My Mad Fat Diary

From Wikipedia, the free encyclopedia - View original article

My Mad Fat Diary
My Mad Fat Diary title.jpg
GenreComedy-drama
Written byTom Bidwell
Directed by
Starring
Country of originUnited Kingdom
Original language(s)English
No. of series2
No. of episodes13 (List of episodes)
Production
Running timeapprox. 45 minutes
Production company(s)Tiger Aspect Productions
DistributorEndemol UK
Broadcast
Original channelE4
Original runJanuary 14, 2013 (2013-01-14) – present
External links
Website
 
Jump to: navigation, search
My Mad Fat Diary
My Mad Fat Diary title.jpg
GenreComedy-drama
Written byTom Bidwell
Directed by
Starring
Country of originUnited Kingdom
Original language(s)English
No. of series2
No. of episodes13 (List of episodes)
Production
Running timeapprox. 45 minutes
Production company(s)Tiger Aspect Productions
DistributorEndemol UK
Broadcast
Original channelE4
Original runJanuary 14, 2013 (2013-01-14) – present
External links
Website

My Mad Fat Diary is a BAFTA-nominated British comedy-drama television series that debuted on E4 on 14 January 2013. It is based on My Fat, Mad Teenage Diary written by Rae Earl.[1]

The second series started on 17 February 2014 and ended on 31 March 2014, with each episode being posted on 4oD a week prior to the television release.

Plot[edit]

Set in Stamford, Lincolnshire in 1996, My Mad Fat Diary follows the story of 16-year-old, 16 stone girl, Rae Earl, who has just left a psychiatric hospital, where she has spent four months.[2] She begins to reconnect with her best friend, Chloe, who is unaware of Rae's mental health and body image problems, believing she was in France for the past four months. Rae attempts to keep this information from her while also trying to impress Chloe's friends Izzy, Archie, Chop and Finn.[3]

Cast and characters[edit]

Main cast[edit]

Recurring cast[edit]

Episodes[edit]

Critical response[edit]

Season 1 of My Mad Fat Diary received universal acclaim. The Guardian's Sam Wollaston called it a "lovely drama – honest and painful, real, and very funny," going on to say "Sharon Rooney's performance in the lead is natural, effortless and utterly believable; she should win something for it."[7] The Stage called it "a comedy drama that actually satisfies the criteria of both genres, My Mad Fat Diary offers a unique and uncompromising perspective on adolescent angst that distresses and delights by turns. Visual gimmicks – flashbacks, fantasies and animated squiggles leaping from the page – are used sparingly but effectively, allowing the focus to stay fixed on Rae and Rooney’s commanding and engagingly natural central performance."[8] The Art Desk said "the first episode of this six-part comedy drama is touching, hilarious and perfectly cast." Claire Webb of the Radio Times said the plot is "as uplifting as it is moving, although the banter and gimmicks won't be to everybody's taste."[9] American radio station WBEZ in Chicago, Illinois, called the series "The best television show you aren't watching."[10]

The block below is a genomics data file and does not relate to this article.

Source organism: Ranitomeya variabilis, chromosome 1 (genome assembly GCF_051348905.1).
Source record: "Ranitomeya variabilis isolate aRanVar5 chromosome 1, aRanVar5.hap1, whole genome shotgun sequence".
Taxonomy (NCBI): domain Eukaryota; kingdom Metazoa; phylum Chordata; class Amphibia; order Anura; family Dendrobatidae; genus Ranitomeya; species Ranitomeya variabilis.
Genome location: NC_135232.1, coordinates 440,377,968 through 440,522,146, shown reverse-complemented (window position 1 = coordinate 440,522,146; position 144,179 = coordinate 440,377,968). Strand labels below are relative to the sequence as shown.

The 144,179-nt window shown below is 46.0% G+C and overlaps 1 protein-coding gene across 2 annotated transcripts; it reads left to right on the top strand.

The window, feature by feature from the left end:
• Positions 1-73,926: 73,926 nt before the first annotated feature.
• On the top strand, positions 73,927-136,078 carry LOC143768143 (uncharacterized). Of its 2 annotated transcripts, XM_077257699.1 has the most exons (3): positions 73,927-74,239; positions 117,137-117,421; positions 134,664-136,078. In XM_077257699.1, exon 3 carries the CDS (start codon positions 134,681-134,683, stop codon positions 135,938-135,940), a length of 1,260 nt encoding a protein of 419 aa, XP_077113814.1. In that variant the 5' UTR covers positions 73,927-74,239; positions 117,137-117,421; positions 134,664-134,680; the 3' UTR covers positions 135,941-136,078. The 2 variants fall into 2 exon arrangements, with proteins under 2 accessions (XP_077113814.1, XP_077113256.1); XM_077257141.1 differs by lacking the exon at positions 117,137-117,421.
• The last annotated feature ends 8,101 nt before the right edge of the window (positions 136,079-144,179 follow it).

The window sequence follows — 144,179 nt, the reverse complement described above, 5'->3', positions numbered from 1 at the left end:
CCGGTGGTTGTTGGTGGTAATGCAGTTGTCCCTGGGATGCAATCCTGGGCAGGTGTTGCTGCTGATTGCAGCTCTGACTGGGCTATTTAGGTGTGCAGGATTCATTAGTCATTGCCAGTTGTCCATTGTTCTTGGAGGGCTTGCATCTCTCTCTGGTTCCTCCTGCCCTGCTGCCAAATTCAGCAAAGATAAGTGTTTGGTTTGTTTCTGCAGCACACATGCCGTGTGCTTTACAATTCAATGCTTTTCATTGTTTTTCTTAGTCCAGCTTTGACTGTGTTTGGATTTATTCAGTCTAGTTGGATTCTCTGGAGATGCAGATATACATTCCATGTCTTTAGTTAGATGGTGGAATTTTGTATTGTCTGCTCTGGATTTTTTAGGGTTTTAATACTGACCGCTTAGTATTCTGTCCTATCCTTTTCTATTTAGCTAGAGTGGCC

The show also received praise for its honest portrayal of mental health. Brian Semple of The Independent calls the show "surprisingly honest, funny and even moving account of what it’s like for a teenage girl to live with serious mental health problems, free of many of the clichés that often inform how mental illness is portrayed on TV," going on to say that Rae "has a mental illness, but it doesn’t define her. It’s just something that she has to deal with and try to manage on a daily basis, just like the one in ten young people in the UK who have a mental illness." Semple refers to My Mad Fat Diary as a "breath of fresh air and will do a lot to change the way young people think about mental health.".[11]

In a more mixed review, Barry Hewitt of The Independent criticised E4 for relating the programme to its other teen shows: "If such comparisons are unfair, blame it on E4, whose continuity announcer declared: 'If you like Skins, The Inbetweeners and Misfits, you'll like this.' Well, sorry, I do like those three shows, but, even with a great soundtrack (if only the Mack really would return …) and the odd nice line, My Mad Fat Diary is a long way from the equal of that trio in invention, edge or humour."[12]

My Mad Fat Diary star Sharon Rooney was chosen as one of the first group of BAFTA "Breakthrough Brits" in 2013.[13]

Season 2 was also positively received.

References[edit]

  1. ^ Davies, Sophie (21 January 2013). "Rae Earl on My Mad Fat Diary". The Daily Telegraph (London). Retrieved 2013-01-23. 
  2. ^ Epstein, Robert (20 January 2013). "TV Review: My Mad Fat Diary". The Independent (London). Retrieved 2013-01-22. 
  3. ^ "My Mad Fat Diary - Series 1 - Episode 1". Retrieved 2013-01-23. 
  4. ^ "Channel 4: My Mad Fat Diary - Explore Rae's Bedroom". Channel 4. Channel 4. Retrieved 6 February 2014. 
  5. ^ "My Mad Fat Diary Cast". Retrieved 2013-01-23. 
  6. ^ http://www.imdb.com/title/tt2407574/
  7. ^ The Guardian
  8. ^ The Stage
  9. ^ The Art Desk
  10. ^ WBEZ
  11. ^ Semple, Brian (14 January 2013). "My Mad Fat Diary is a breath of fresh air for mental illness on TV". The Independent (London). 
  12. ^ Epstein, Robert (2013-01-20). "TV review: My Mad Fat Diary - Whoever said that fat was funny?". London: The Independent. Retrieved 2013-06-26. 
  13. ^ "Bafta unveils list of 'Breakthrough Brits'". BBC News. 25 September 2013. 

External links[edit]